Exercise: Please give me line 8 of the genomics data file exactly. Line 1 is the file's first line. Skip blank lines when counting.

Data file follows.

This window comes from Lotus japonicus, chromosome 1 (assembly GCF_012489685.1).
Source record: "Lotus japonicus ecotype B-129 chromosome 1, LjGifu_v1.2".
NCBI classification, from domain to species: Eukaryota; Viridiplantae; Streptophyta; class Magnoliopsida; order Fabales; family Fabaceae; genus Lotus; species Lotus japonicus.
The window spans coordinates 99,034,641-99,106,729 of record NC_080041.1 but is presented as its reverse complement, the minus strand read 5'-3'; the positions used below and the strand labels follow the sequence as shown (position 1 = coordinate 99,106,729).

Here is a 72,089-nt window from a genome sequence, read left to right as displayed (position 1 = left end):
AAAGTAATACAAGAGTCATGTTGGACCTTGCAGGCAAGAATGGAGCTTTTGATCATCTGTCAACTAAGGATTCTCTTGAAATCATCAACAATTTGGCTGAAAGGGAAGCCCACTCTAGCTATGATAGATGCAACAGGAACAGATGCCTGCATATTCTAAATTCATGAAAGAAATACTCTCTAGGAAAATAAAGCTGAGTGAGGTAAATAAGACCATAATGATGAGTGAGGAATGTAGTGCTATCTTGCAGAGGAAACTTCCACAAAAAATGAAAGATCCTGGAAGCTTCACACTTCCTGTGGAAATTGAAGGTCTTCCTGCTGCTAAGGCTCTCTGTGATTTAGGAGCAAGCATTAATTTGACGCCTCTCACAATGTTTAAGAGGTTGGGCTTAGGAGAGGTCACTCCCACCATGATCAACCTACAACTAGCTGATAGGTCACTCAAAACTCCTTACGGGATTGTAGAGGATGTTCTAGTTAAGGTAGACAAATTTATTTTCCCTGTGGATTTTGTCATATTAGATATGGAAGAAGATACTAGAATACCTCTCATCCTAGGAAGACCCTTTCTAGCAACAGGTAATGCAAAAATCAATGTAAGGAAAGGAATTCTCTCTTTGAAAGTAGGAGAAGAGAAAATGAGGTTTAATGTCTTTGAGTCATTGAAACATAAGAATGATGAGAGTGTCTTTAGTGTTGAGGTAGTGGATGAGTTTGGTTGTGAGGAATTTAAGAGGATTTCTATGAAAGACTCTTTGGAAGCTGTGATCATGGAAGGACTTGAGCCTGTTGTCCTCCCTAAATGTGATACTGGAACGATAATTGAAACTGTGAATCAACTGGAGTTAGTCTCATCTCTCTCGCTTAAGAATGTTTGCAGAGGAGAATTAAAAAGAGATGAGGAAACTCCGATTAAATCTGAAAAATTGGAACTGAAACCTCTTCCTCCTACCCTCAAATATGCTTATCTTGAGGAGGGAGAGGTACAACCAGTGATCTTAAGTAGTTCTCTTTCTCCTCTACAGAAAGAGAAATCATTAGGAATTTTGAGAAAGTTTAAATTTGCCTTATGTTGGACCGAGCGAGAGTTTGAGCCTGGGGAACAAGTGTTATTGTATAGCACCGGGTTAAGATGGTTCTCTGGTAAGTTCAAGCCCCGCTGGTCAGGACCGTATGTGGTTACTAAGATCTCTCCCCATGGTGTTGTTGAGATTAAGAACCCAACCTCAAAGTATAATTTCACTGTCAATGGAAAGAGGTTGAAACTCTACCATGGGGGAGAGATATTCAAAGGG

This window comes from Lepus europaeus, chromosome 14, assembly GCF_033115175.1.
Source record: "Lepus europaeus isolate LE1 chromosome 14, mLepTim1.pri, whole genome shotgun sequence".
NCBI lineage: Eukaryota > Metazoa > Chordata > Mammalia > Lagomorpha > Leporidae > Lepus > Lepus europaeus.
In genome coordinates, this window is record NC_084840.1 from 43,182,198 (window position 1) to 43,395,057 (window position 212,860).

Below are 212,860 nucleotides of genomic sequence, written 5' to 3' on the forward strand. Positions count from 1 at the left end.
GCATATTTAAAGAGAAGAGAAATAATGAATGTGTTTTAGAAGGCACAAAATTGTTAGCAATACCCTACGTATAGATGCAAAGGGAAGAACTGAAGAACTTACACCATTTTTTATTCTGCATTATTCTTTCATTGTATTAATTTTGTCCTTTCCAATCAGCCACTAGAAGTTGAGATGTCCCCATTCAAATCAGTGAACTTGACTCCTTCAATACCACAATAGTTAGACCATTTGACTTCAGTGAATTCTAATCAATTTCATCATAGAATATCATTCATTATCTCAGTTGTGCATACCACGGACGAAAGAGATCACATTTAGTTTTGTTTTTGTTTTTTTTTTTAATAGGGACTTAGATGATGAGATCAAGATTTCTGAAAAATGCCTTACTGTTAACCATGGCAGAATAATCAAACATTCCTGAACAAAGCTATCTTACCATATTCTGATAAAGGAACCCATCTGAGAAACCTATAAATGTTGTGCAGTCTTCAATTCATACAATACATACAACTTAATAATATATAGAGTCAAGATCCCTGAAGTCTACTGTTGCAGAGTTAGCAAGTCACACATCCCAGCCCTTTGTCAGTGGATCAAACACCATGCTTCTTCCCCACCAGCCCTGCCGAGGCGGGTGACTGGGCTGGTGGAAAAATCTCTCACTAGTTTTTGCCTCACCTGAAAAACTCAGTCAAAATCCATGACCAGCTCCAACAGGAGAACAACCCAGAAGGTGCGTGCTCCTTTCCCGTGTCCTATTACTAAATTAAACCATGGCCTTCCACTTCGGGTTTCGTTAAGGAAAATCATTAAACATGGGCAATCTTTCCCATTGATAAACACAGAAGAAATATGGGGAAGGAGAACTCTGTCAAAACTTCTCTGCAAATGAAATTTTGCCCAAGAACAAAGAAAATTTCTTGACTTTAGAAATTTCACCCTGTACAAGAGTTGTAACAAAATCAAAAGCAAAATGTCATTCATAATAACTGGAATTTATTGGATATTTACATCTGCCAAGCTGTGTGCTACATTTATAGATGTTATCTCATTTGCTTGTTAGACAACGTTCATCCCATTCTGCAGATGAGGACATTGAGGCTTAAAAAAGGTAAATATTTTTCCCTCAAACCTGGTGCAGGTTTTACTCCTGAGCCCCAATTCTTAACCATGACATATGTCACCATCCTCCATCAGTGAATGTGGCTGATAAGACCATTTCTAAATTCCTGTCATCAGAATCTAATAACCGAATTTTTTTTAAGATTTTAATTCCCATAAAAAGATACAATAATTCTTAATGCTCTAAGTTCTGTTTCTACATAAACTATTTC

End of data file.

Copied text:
Source record: "Lepus europaeus isolate LE1 chromosome 14, mLepTim1.pri, whole genome shotgun sequence".